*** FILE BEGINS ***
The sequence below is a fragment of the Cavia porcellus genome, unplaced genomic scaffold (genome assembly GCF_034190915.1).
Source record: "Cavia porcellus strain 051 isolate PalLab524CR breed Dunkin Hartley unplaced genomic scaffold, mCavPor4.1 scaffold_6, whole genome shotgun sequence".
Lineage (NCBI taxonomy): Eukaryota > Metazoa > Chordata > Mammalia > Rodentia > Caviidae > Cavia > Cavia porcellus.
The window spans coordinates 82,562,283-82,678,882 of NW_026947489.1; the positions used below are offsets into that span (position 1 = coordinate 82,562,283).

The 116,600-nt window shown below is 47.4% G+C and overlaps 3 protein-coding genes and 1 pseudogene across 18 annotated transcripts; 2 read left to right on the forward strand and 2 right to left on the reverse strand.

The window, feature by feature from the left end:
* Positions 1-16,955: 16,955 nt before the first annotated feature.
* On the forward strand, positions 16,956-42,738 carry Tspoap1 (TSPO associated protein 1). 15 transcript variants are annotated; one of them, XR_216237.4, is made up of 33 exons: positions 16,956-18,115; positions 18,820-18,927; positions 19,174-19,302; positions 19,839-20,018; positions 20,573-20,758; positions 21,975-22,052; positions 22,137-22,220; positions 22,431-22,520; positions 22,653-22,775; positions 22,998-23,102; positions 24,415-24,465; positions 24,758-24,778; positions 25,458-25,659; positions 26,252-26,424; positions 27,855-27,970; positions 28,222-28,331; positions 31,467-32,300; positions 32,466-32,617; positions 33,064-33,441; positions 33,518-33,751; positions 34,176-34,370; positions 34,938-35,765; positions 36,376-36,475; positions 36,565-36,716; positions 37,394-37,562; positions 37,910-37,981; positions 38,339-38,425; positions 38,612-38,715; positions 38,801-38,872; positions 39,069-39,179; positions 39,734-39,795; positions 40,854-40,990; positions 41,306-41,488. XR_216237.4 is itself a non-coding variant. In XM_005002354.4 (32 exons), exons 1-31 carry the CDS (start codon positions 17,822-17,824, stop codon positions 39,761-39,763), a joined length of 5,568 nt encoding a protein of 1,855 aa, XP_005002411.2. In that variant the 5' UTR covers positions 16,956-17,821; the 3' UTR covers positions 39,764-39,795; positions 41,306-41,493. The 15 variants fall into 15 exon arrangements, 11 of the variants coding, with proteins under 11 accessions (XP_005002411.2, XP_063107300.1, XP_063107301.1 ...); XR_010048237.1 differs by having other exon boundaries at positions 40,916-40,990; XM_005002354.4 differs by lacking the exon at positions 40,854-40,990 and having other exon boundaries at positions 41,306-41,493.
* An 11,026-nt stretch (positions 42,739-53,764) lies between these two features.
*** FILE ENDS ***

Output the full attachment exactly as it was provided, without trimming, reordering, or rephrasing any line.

The sequence below is a fragment of the Cavia porcellus genome, unplaced genomic scaffold (genome assembly GCF_034190915.1).
Source record: "Cavia porcellus strain 051 isolate PalLab524CR breed Dunkin Hartley unplaced genomic scaffold, mCavPor4.1 scaffold_6, whole genome shotgun sequence".
Lineage (NCBI taxonomy): Eukaryota > Metazoa > Chordata > Mammalia > Rodentia > Caviidae > Cavia > Cavia porcellus.
The window spans coordinates 82,562,283-82,678,882 of NW_026947489.1; the positions used below are offsets into that span (position 1 = coordinate 82,562,283).

The 116,600-nt window shown below is 47.4% G+C and overlaps 3 protein-coding genes and 1 pseudogene across 18 annotated transcripts; 2 read left to right on the forward strand and 2 right to left on the reverse strand.

The window, feature by feature from the left end:
* Positions 1-16,955: 16,955 nt before the first annotated feature.
* On the forward strand, positions 16,956-42,738 carry Tspoap1 (TSPO associated protein 1). 15 transcript variants are annotated; one of them, XR_216237.4, is made up of 33 exons: positions 16,956-18,115; positions 18,820-18,927; positions 19,174-19,302; positions 19,839-20,018; positions 20,573-20,758; positions 21,975-22,052; positions 22,137-22,220; positions 22,431-22,520; positions 22,653-22,775; positions 22,998-23,102; positions 24,415-24,465; positions 24,758-24,778; positions 25,458-25,659; positions 26,252-26,424; positions 27,855-27,970; positions 28,222-28,331; positions 31,467-32,300; positions 32,466-32,617; positions 33,064-33,441; positions 33,518-33,751; positions 34,176-34,370; positions 34,938-35,765; positions 36,376-36,475; positions 36,565-36,716; positions 37,394-37,562; positions 37,910-37,981; positions 38,339-38,425; positions 38,612-38,715; positions 38,801-38,872; positions 39,069-39,179; positions 39,734-39,795; positions 40,854-40,990; positions 41,306-41,488. XR_216237.4 is itself a non-coding variant. In XM_005002354.4 (32 exons), exons 1-31 carry the CDS (start codon positions 17,822-17,824, stop codon positions 39,761-39,763), a joined length of 5,568 nt encoding a protein of 1,855 aa, XP_005002411.2. In that variant the 5' UTR covers positions 16,956-17,821; the 3' UTR covers positions 39,764-39,795; positions 41,306-41,493. The 15 variants fall into 15 exon arrangements, 11 of the variants coding, with proteins under 11 accessions (XP_005002411.2, XP_063107300.1, XP_063107301.1 ...); XR_010048237.1 differs by having other exon boundaries at positions 40,916-40,990; XM_005002354.4 differs by lacking the exon at positions 40,854-40,990 and having other exon boundaries at positions 41,306-41,493.
* An 11,026-nt stretch (positions 42,739-53,764) lies between these two features.